The five stages of grief were first touched upon by Swiss psychiatrist Elisabeth Kubler-Ross in her book On Death and Dying, which was first published in 1969. The book explores the relationship that terminally ill patients have with their impending mortality, and the emotional process they must go through before accepting their ultimate fate. Since the book was first published, medical and psychological professionals alike have adopted the ‘five stages’ as applicable to all significant loss – the stages have become a vital part of modern-day psychology, in fact. Addiction specialists soon recognized that newly sober addicts and alcoholics experienced these stages as they mourned the loss of their active using.
The 5 Stages of Grief
“I have everything under control.” “I don’t need help – I can stop using whenever I want to, I just don’t want to yet.” “I’m not an alcoholic.” Many alcoholics and addicts will cling desperately to the delusional belief that they have expertly maintained control of their drinking and using. This utter lack of awareness may be disturbing to the rest of the world – you weigh 80 pounds and spend all of your time locked in the basement shooting dope, what do you mean you don’t have a problem? It is important to understand that denial is merely the first step on the road to acceptance. One of the main goals of drug rehab is to break through denial and convince the individual (through blatant hard evidence) that he or she is suffering at the hands of a chemical dependency.
“I don’t want to be here – I don’t want to be an alcoholic!” “This isn’t fair!” “Screw you, you can’t tell me how to live my life!” The alcoholic may feel that life has treated him unjustly. He may feel that he has been ‘cursed’ with the disease of addiction, and that a life of sobriety is nothing more than a torturous punishment. When I transitioned into the anger phase of grief, I began to hate all of my friends back home who could drink normally, resent my parents for staging an intervention, and despise the smug therapists who told me I was sick. I hated everyone and everything. I wanted to be ‘normal’, and I didn’t understand why I had been dealt such a crap hand. Self-pity ran amuck. Come to find out several months down the line, everything that was unfolding at that very moment was both a miracle and a blessing.
“Liquor gave me problems, so I’ll just stick to beer and I’ll be fine.” “I’ll stay sober for 6 months, and really learn to moderate and control my drinking and using.” “I just won’t buy alcohol at the grocery store anymore, I’ll only drink at bars – I’ll only drink socially, never alone.” Bargaining is a tool that many alcoholics employ long before their drinking comes to an end. Somewhere deep within they recognize that they have lost control, but are unwilling (and probably unable) to admit this. So they franticly attempt to control their use, bargaining with themselves to no end and no avail. Eventually, they will come to realize that despite their self-imposed restrictions and guidelines, they are absolutely unable to successfully control and enjoy their drinking. And thus the depression sets in.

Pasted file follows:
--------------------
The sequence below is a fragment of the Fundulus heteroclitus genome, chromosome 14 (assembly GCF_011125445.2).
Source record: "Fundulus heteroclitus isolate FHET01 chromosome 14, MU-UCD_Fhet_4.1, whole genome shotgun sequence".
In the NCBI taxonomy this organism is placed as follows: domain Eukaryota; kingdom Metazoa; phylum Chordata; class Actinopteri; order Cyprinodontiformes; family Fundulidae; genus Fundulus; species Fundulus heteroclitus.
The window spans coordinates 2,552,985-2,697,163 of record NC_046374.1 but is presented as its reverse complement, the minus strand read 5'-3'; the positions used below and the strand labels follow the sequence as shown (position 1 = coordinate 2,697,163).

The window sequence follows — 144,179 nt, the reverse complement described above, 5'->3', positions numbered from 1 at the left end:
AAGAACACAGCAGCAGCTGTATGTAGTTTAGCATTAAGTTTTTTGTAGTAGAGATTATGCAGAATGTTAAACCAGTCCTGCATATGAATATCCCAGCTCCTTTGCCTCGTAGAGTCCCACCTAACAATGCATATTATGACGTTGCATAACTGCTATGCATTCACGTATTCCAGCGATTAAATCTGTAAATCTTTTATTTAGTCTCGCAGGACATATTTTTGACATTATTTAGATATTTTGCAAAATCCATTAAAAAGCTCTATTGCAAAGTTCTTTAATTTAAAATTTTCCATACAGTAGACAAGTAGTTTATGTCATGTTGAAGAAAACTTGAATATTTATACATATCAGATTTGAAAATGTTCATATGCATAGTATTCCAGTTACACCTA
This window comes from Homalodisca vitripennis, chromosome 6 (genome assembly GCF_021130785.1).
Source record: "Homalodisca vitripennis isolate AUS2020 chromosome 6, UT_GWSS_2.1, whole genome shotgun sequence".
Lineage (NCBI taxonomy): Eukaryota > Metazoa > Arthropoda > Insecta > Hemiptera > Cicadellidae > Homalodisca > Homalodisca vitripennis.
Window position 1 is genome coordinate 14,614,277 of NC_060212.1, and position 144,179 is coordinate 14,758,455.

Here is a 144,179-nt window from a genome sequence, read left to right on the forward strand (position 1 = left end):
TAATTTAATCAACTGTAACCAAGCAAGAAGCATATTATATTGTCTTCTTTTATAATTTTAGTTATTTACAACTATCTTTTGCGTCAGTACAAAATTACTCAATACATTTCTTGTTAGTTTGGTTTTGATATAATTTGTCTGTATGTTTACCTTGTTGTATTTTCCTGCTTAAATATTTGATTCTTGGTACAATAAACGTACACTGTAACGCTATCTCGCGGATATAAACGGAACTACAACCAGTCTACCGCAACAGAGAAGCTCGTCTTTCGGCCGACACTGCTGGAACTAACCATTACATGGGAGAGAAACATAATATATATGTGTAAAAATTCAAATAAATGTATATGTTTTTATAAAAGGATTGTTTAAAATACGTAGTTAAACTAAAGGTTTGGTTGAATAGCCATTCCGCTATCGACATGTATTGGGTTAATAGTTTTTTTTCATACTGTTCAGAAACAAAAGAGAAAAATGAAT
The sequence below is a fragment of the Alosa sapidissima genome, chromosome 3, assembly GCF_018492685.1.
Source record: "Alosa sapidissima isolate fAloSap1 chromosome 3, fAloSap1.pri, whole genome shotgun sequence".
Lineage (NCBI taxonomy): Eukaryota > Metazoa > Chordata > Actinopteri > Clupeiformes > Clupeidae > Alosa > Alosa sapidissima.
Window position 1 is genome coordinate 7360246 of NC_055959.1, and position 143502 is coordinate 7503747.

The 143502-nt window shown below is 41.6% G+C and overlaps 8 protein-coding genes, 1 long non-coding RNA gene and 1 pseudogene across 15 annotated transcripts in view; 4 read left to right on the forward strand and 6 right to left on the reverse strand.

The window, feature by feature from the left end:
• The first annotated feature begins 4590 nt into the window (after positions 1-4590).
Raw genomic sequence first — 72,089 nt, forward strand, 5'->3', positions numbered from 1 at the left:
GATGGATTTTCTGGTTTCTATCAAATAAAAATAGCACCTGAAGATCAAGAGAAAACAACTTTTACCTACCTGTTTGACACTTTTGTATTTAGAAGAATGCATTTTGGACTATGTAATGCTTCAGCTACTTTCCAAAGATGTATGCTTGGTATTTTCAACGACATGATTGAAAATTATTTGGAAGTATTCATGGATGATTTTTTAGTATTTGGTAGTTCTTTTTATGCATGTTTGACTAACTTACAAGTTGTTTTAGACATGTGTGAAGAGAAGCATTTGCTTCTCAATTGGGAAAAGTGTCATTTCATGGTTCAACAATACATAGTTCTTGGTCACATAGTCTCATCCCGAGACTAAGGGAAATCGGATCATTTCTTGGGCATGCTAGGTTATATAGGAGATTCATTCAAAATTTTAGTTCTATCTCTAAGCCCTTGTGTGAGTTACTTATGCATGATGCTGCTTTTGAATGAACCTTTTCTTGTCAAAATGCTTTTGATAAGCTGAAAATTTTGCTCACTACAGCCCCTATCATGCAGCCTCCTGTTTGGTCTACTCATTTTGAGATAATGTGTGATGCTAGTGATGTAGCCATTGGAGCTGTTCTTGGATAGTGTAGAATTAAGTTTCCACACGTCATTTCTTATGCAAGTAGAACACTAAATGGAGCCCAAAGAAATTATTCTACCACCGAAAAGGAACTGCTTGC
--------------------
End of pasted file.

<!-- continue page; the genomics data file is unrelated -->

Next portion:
Acceptance is the Answer
“Why me?” “Why do I have to be an alcoholic – why can’t I just be normal?” “This really, really sucks.” I vividly remember sitting in the far back of the white rehab van, tears streaming down my face as I silently sobbed. No one could possibly understand the way I was feeling. I was completely and utterly alone in the world. Of course, the van that I was sobbing in happened to be full of like-minded individuals, all reluctantly riding the exact same emotional rollercoaster I had boarded a little over a month prior. I sure as hell felt alone, though – and boy, was I miserable. I cried in the shower, I cried in my twin bed at night (after my roommate had forced me into reciting the 3rd Step Prayer on bent knee). Who was I praying to? I didn’t know; I didn’t care. I just wanted the pain to end. Fortunately, pain subsides greatly when acceptance is finally achieved.
“I am an alcoholic – I need help.” “I can do this.” “I will be okay.” Acceptance, the last documented stage of grief, is essentially the beginning of a lifelong journey of healing. With acceptance will hopefully come willingness, and the recovery process can truly begin. Once an addict or alcoholic accepts the hard fact that he or she can never successfully drink or use normally, the emotional and spiritual restoration will commence. It has been found that undergoing the stages of grief is best done in a safe, therapeutic setting – which is one of the many reasons why inpatient rehab is so beneficial. Residential treatment allows clients a secure and supportive environment in which to grieve, coming to terms with the reality of the situation and beginning the journey of addiction recovery alongside a team of trusted professionals and supportive, compassionate peers.
The grieving process is painful, but it is one that will inevitably result in major personal growth. For more information, please contact us at Next Chapter Treatment today.